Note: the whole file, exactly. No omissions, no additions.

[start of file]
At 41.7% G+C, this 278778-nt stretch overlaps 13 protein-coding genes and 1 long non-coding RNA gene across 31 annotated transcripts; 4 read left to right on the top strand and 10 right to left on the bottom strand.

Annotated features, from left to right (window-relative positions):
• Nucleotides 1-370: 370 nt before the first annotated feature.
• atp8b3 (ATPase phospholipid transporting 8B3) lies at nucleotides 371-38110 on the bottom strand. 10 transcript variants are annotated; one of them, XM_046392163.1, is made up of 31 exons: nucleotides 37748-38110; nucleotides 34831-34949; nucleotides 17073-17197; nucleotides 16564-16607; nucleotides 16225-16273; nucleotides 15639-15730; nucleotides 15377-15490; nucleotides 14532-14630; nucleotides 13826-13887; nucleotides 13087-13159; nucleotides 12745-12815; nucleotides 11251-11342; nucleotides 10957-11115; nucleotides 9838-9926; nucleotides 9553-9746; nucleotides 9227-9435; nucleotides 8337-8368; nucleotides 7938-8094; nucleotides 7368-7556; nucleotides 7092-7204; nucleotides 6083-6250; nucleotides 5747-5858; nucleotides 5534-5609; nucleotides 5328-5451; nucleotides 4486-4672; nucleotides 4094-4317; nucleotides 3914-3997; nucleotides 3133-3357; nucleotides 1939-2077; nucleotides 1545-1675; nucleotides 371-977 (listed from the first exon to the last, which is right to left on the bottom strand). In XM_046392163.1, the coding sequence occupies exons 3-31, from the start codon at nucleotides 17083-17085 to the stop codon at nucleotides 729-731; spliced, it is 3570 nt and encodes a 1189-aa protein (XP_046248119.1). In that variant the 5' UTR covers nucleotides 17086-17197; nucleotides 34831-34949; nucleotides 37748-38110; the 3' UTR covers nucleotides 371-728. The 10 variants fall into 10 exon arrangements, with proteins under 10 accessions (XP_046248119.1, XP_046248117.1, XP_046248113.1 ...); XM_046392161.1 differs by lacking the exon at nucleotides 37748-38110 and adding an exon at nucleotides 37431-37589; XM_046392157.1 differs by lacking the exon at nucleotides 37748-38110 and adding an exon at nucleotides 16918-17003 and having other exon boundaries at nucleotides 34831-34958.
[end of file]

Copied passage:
At 41.7% G+C, this 278778-nt stretch overlaps 13 protein-coding genes and 1 long non-coding RNA gene across 31 annotated transcripts; 4 read left to right on the top strand and 10 right to left on the bottom strand.

Annotated features, from left to right (window-relative positions):
• Nucleotides 1-370: 370 nt before the first annotated feature.
• atp8b3 (ATPase phospholipid transporting 8B3) lies at nucleotides 371-38110 on the bottom strand. 10 transcript variants are annotated; one of them, XM_046392163.1, is made up of 31 exons: nucleotides 37748-38110; nucleotides 34831-34949; nucleotides 17073-17197; nucleotides 16564-16607; nucleotides 16225-16273; nucleotides 15639-15730; nucleotides 15377-15490; nucleotides 14532-14630; nucleotides 13826-13887; nucleotides 13087-13159; nucleotides 12745-12815; nucleotides 11251-11342; nucleotides 10957-11115; nucleotides 9838-9926; nucleotides 9553-9746; nucleotides 9227-9435; nucleotides 8337-8368; nucleotides 7938-8094; nucleotides 7368-7556; nucleotides 7092-7204; nucleotides 6083-6250; nucleotides 5747-5858; nucleotides 5534-5609; nucleotides 5328-5451; nucleotides 4486-4672; nucleotides 4094-4317; nucleotides 3914-3997; nucleotides 3133-3357; nucleotides 1939-2077; nucleotides 1545-1675; nucleotides 371-977 (listed from the first exon to the last, which is right to left on the bottom strand). In XM_046392163.1, the coding sequence occupies exons 3-31, from the start codon at nucleotides 17083-17085 to the stop codon at nucleotides 729-731; spliced, it is 3570 nt and encodes a 1189-aa protein (XP_046248119.1). In that variant the 5' UTR covers nucleotides 17086-17197; nucleotides 34831-34949; nucleotides 37748-38110; the 3' UTR covers nucleotides 371-728. The 10 variants fall into 10 exon arrangements, with proteins under 10 accessions (XP_046248119.1, XP_046248117.1, XP_046248113.1 ...); XM_046392161.1 differs by lacking the exon at nucleotides 37748-38110 and adding an exon at nucleotides 37431-37589; XM_046392157.1 differs by lacking the exon at nucleotides 37748-38110 and adding an exon at nucleotides 16918-17003 and having other exon boundaries at nucleotides 34831-34958.